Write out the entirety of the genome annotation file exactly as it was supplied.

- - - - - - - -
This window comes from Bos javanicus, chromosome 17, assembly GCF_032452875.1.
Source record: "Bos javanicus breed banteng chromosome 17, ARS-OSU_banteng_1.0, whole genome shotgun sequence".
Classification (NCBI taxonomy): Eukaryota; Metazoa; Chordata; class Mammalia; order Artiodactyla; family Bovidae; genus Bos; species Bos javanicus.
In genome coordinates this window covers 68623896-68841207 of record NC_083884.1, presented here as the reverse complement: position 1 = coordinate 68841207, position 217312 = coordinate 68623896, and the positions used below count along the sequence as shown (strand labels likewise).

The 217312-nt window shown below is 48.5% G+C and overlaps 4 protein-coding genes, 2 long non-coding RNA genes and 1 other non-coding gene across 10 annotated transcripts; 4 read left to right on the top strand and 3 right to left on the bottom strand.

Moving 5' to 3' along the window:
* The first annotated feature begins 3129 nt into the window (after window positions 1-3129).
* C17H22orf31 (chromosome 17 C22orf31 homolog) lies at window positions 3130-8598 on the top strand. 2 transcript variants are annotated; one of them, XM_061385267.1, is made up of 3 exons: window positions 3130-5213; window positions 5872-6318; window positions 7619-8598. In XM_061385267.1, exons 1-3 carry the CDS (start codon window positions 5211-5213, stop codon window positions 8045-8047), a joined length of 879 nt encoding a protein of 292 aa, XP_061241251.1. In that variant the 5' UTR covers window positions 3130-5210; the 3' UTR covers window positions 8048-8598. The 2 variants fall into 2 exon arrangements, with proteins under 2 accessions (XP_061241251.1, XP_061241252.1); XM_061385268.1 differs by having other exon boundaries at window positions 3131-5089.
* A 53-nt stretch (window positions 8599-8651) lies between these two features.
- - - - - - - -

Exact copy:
This window comes from Bos javanicus, chromosome 17, assembly GCF_032452875.1.
Source record: "Bos javanicus breed banteng chromosome 17, ARS-OSU_banteng_1.0, whole genome shotgun sequence".
Classification (NCBI taxonomy): Eukaryota; Metazoa; Chordata; class Mammalia; order Artiodactyla; family Bovidae; genus Bos; species Bos javanicus.
In genome coordinates this window covers 68623896-68841207 of record NC_083884.1, presented here as the reverse complement: position 1 = coordinate 68841207, position 217312 = coordinate 68623896, and the positions used below count along the sequence as shown (strand labels likewise).

The 217312-nt window shown below is 48.5% G+C and overlaps 4 protein-coding genes, 2 long non-coding RNA genes and 1 other non-coding gene across 10 annotated transcripts; 4 read left to right on the top strand and 3 right to left on the bottom strand.

Moving 5' to 3' along the window:
* The first annotated feature begins 3129 nt into the window (after window positions 1-3129).
* C17H22orf31 (chromosome 17 C22orf31 homolog) lies at window positions 3130-8598 on the top strand. 2 transcript variants are annotated; one of them, XM_061385267.1, is made up of 3 exons: window positions 3130-5213; window positions 5872-6318; window positions 7619-8598. In XM_061385267.1, exons 1-3 carry the CDS (start codon window positions 5211-5213, stop codon window positions 8045-8047), a joined length of 879 nt encoding a protein of 292 aa, XP_061241251.1. In that variant the 5' UTR covers window positions 3130-5210; the 3' UTR covers window positions 8048-8598. The 2 variants fall into 2 exon arrangements, with proteins under 2 accessions (XP_061241251.1, XP_061241252.1); XM_061385268.1 differs by having other exon boundaries at window positions 3131-5089.
* A 53-nt stretch (window positions 8599-8651) lies between these two features.